The only pain medication offered post-surgery was OxyContin which, after watching all of Dopesick on Hulu, I was not keen on giving. When I mentioned my concern of having an intellectually disabled adult strung out on Oxy, The Universal Medical reaction was a shrug and the canned response “morphine doesn’t come in a pill”. Absolutely no one at the hospital said at any point to not leave my kid alone at any time while on Oxy, of course I knew better and during a magically timed appointment with my kid’s PCP for medication management the day after surgery the PCP was VERY concerned about all of it, the accident, the weight and the medication, “don’t leave them alone”. We stayed in their apartment for a week after surgery. We doled out the Oxy very judiciously and iced and elevated as much as we could get away with.
I didn’t get to see the x-ray of the metal implant until the follow up and I was just sick when I saw it. Now you can logically know that things are going to be happening and try to prepare yourself for the aftermath of seeing a metal plate in the arm but seeing those 14 sometimes ill-placed screws in my child who is still a five-year-old intellectually sent me into an anger spiral from which I am still recovering.
He butchered my kid! Why didn’t anyone notice the UTI! There are no less than 10 people who check on my child every week and NO ONE noticed a UTI? Why didn’t I notice on one of my weekly visits? Why are there still breakthrough seizures? How long were they alone and in pain? How will they remember to tell people about the plate? I had visions of my head of my kid 30 years older (without me because I am dead) at an airport not being able to board a plane because some staff hadn’t read her medical history. which leads me to the very biggest question, how can a person with the intellectual capability of a five-year-old live in their own apartment?
Then I was told that therapy would be ordered, something that I was not anticipating and something for which the support staff would have to dedicate a lot of time to with the subsequent exercises. Of course, I rearranged my already super messed up work schedule and will take a reduced workload to help facilitate. Just another reason parents of kids with disabilities are often underemployed. I’m extremely lucky to have a spouse who can take up the bill paying slack but honestly there is a higher and better use of my time that takes a backseat to the reality that direct support staff can’t do everything.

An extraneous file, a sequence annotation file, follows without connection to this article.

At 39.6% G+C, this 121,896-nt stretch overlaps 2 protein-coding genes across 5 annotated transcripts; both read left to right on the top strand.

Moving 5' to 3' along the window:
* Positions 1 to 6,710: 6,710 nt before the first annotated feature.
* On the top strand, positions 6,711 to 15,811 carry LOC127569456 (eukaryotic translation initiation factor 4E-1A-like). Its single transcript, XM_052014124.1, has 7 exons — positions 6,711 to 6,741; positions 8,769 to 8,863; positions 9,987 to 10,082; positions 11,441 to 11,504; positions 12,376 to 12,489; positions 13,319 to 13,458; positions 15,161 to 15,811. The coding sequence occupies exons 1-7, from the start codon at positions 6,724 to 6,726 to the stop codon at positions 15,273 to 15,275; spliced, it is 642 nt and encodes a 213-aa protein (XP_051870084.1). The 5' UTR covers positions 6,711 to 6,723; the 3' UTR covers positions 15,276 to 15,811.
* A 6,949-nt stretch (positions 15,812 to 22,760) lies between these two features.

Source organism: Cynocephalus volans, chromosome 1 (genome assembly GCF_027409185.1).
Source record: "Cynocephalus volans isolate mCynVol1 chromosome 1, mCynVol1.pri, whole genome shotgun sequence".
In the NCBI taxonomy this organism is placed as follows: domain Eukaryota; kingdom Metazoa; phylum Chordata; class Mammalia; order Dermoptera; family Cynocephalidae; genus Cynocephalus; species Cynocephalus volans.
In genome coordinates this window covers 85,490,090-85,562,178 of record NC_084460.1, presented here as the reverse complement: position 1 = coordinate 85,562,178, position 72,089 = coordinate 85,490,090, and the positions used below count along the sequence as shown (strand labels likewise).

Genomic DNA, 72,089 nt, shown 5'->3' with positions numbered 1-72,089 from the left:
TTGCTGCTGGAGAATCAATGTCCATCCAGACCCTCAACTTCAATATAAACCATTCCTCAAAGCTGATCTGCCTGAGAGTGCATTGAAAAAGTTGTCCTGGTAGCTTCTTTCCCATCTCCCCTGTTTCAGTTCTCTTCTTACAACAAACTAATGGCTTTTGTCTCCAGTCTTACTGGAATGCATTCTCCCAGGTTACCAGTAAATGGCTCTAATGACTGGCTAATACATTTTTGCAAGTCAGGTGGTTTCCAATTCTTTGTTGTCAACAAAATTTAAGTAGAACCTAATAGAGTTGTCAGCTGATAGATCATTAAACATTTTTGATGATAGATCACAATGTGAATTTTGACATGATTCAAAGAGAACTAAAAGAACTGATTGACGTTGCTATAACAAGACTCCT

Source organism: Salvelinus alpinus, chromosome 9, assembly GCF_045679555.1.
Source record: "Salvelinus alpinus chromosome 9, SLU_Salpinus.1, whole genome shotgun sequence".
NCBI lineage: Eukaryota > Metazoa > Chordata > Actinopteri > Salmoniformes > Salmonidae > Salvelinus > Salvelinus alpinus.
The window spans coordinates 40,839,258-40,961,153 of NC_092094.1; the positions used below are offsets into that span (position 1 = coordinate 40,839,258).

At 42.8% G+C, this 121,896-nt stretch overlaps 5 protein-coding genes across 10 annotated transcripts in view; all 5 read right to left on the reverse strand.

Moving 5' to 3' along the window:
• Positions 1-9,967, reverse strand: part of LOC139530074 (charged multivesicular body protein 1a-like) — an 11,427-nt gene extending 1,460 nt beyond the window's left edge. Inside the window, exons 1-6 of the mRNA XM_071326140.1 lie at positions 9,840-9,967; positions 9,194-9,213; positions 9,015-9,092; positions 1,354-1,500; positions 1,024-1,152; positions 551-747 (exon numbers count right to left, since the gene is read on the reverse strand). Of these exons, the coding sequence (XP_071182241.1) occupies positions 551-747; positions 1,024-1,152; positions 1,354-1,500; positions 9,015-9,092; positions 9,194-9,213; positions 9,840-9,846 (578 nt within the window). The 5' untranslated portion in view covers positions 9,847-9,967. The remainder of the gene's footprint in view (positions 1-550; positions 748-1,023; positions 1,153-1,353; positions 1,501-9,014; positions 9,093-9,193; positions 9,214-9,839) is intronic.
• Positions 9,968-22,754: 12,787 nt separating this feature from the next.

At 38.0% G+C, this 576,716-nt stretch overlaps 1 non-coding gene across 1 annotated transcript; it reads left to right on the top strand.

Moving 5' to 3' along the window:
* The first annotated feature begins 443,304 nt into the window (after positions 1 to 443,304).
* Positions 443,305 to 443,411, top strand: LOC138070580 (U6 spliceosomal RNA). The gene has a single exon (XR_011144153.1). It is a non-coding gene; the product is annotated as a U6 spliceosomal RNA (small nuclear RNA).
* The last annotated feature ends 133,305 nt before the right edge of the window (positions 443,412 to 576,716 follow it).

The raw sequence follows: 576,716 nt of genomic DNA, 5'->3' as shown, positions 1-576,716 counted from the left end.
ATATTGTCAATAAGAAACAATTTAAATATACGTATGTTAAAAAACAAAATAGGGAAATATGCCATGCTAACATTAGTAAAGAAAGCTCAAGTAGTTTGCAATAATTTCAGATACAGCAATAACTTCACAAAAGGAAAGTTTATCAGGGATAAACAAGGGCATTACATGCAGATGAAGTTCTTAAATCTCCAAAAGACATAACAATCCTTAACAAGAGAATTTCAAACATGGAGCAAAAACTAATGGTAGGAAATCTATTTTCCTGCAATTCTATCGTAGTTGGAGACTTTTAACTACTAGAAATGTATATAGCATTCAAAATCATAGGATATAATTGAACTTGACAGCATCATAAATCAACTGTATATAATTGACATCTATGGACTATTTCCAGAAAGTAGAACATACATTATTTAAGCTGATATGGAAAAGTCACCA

I’m pissed that we live in a world where there are no good living options for my kid. I’m pissed that a DOJ settlement in VA has made it impossible to run good congregate settings for people with disabilities. I’m pissed that they rely on so many others for their health and safety. I’m pissed that more community stakeholders don’t see themselves as such (sidebar: the Section 8 housing that my child lives in has had a roach problem for months, the screen door of their apartment has holes, there is an ancient light fixture that has wires hanging from it and has been flickering, and the badly needed bidet can’t be installed in their apartment because the property management won’t allow it…having managed section 8 properties in Ohio, each one of these issues would have been a violation dealt with immediately but in Virginia…meh…poor people should be so lucky).
Mostly, I’m pissed that it is possible that my kid relies on others to report health care needs. Coincidentally, my other kid who is visually impaired and autistic but NOT intellectually disabled ALSO broke an arm a few weeks ago. They can’t drive and rely on public transportation so live in a city with better public transport than where I live and even then, they use an electronic scooter to get places. After initially bitching about the scooter use, I acquiesced as long as they wore a helmet. They hit a bad spot in the pavement and broke their wrist. It really sucked but they were able to get themselves to the ED and have it x-rayed and set and could describe the pain level and the accident. A much different scenario.
Nobody gets out of parenting without a few disappointments, and we all lie a little about our families just to make it through the holidays. During covid, we have to lie a lot more. We have to say “yes, (insert family member here) is happy in that dysfunctional relationship” or “hey! So what that sister Betty didn’t get a Covid vax, we all know that she is nuts!” or “sure, we love spending 5 hours in a basement with the entire family (even though we have to suck it up for the kids)” or “hey, Aunt Edna loves being all alone every holiday. Remember that time we invited her in 1997 and she said ‘no’? I’m sure that NO was meant for the rest of her natural life.” We happily forget about Grandparents in Nursing homes, dead pets, disappointing gifts, slights from in-laws. Those things are easy. What’s not so easy is “is my kid safe?” “Did my adult child take their lifesaving seizure medication?” “Did the person showering my adult child remember to rinse ALL of the soap off of their body?”
There will never be a perfect solution to family, holidays, healthcare…nothing but teeth gritting and hunches.